It’s easy to overlook the complexity of screws. These ever-present fasteners seem simple, but they include several unique parts that make them the right (or wrong) screw for your job.
The three basic parts of a screw are the head, threaded shank and point. There are different types of each, so it’s important to know what works best for your particular job. Read on to learn how to make the right choice for your work.
There are two basic types of screws: counter sinking and non-counter sinking. The difference is where the head sits once the screw has been driven. Counter sinking screws are designed so the top of the screw head sits flush with or below the material being fastened, such as drywall or decking. The heads of non-counter sinking screws, on the other hand, rest above the material. These are most commonly used in metal fastening projects.
The head of each screw features a drive style, such as slotted, Phillips or square. These terms describe the shape of the recessed area in the top of each screw head. There are also proprietary options on the market, such as SENCO’s exclusive Rex, that offer added benefits.
When choosing a drive style, consider the speed with which you’ll insert the screw, torque requirements and overall size.
SENCO offers #2 Phillips, #2 square and its exclusive Rex drive style.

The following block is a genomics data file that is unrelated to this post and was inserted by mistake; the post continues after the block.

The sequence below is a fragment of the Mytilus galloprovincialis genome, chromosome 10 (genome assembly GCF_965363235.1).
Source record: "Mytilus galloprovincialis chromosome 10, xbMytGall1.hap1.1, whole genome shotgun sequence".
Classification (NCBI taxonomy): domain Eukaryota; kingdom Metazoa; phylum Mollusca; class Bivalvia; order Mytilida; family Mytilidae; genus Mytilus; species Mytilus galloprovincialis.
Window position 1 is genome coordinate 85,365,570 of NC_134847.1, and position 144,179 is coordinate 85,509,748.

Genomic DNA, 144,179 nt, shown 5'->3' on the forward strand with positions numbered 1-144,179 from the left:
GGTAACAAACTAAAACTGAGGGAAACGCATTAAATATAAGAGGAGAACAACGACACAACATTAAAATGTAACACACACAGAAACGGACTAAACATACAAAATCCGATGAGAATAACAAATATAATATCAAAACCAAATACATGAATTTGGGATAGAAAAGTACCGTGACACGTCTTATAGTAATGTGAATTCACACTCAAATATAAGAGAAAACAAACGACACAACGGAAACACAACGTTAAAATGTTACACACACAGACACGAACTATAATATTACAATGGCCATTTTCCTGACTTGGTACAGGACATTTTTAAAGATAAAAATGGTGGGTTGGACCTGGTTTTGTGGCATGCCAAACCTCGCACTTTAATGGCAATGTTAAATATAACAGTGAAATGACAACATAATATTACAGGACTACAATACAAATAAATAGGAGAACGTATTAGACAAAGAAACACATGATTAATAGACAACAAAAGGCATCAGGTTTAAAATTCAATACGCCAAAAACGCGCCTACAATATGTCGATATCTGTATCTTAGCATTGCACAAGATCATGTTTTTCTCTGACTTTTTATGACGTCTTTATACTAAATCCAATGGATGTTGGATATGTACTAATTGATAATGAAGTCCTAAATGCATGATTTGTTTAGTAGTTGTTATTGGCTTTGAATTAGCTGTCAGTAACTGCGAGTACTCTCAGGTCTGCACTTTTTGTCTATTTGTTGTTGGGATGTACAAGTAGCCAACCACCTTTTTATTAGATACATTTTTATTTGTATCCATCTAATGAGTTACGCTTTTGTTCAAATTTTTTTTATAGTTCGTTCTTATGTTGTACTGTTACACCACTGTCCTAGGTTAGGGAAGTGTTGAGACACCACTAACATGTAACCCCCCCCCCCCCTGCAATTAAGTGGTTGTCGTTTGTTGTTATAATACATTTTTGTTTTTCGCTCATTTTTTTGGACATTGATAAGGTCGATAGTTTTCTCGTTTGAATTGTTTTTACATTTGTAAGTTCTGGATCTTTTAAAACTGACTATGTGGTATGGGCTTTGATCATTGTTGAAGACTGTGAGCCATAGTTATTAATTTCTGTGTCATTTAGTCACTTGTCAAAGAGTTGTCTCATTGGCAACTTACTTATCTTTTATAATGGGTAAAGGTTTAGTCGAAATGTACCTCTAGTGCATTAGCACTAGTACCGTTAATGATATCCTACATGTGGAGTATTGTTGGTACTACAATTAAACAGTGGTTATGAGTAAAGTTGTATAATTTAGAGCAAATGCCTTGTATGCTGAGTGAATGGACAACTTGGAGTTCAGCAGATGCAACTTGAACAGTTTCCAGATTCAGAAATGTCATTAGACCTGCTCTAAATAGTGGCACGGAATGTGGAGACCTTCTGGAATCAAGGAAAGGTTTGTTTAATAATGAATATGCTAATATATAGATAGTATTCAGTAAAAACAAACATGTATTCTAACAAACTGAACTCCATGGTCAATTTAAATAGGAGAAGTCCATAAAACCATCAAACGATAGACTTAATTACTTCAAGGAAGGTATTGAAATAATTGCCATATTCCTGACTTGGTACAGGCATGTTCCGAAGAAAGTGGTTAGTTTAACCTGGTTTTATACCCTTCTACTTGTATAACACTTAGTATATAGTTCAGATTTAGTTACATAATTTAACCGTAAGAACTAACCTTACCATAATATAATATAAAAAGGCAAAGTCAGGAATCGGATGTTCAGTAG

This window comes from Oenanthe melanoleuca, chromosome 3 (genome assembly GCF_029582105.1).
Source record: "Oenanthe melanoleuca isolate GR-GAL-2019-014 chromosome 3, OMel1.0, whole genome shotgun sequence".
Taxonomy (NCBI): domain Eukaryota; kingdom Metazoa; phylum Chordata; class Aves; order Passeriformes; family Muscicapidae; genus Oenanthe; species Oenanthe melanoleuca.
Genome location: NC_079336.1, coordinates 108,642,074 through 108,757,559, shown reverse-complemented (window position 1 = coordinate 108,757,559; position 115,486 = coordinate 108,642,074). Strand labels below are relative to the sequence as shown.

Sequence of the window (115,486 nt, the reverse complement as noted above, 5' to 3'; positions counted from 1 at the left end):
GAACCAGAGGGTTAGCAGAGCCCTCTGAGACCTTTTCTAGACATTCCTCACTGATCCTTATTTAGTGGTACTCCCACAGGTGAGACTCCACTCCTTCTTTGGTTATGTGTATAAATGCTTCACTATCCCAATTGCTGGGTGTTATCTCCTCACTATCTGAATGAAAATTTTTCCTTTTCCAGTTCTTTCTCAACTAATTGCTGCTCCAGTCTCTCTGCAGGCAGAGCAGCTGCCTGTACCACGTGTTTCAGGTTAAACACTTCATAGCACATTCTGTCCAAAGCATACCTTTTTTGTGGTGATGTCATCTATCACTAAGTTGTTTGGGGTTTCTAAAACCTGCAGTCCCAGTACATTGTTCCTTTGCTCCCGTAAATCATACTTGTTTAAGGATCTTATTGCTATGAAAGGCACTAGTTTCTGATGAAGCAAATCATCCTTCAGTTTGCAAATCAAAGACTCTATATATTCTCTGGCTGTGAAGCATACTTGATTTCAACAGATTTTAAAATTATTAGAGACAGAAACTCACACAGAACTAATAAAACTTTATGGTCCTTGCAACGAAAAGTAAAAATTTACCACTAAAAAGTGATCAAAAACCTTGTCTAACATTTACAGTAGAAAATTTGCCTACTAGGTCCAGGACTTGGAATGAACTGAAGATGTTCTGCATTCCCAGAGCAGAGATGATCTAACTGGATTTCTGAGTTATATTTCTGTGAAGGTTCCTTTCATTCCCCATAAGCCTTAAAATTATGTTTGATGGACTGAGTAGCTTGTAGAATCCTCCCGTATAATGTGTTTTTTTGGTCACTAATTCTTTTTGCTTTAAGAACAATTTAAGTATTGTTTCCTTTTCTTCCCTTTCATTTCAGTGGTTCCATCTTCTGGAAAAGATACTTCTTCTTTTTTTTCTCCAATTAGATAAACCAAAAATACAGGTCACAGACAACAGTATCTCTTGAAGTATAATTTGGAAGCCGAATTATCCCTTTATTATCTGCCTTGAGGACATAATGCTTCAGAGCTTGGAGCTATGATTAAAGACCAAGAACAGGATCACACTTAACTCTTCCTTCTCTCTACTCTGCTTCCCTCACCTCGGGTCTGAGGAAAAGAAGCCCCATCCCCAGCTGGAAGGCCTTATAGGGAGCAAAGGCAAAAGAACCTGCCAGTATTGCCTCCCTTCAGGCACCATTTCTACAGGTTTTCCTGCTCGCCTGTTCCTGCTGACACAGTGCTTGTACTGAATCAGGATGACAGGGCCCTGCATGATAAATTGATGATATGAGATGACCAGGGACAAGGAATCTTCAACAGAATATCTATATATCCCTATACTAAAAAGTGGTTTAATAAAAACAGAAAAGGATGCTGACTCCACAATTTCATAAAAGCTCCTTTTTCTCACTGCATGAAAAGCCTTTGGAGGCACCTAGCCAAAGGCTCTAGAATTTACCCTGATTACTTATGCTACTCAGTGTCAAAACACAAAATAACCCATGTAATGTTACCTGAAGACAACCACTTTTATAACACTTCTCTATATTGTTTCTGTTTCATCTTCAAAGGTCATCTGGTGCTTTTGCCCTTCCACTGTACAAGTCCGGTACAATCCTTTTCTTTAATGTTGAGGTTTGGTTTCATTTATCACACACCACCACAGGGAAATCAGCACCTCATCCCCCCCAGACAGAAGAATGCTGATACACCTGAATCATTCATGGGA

From head to thread
The threaded shank is the heart of the screw. Three measurements determine the size of each screw, and you should consider all three before starting a job:
These sets of measurements – shank diameter, threads per inch and length – determine a screw’s designation for sale. For example, a SENCO screw listed as #10-16 x ¾” means a screw with a #10 shank that is 16 threads per inch and ¾” in length. Coarse thread screws, such as drywall screws, typically leave out the threads per inch. On those, you’ll see measurements like #6 x 1¼” instead.
To the point
While there are many types of screw points from which to choose, the two most common are self-piercing and self-drilling. Self-piercing points, such as sharp points, are designed to cut through the material as the screw threads. Self-drilling points, or drill points, have a drilling feature at the tip of the screw that is used to bore a hole through the metal before the threads engage to fasten the pieces together.
Consider the coating
Beyond the three main parts of a screw, there is another element to consider: the type of coating used. Coatings offer varying levels of protection against corrosion. SENCO’s coatings, sorted by lowest to highest protection, are gray phosphate, clear zinc, yellow zinc, the exclusive E1000, Exterior Finish and stainless steel.
The result of extensive engineering, SENCO’s exclusive E1000 coating was originally designed specifically for cargo trailers and provides the look of a clear zinc coating with exterior grade protection against weather.
SENCO manufactures screws to handle any job you’re tackling, and choosing the proper ones will ensure your project lasts for years and years. Find your local SENCO dealer at https://www.senco.com/find-a-dealer/.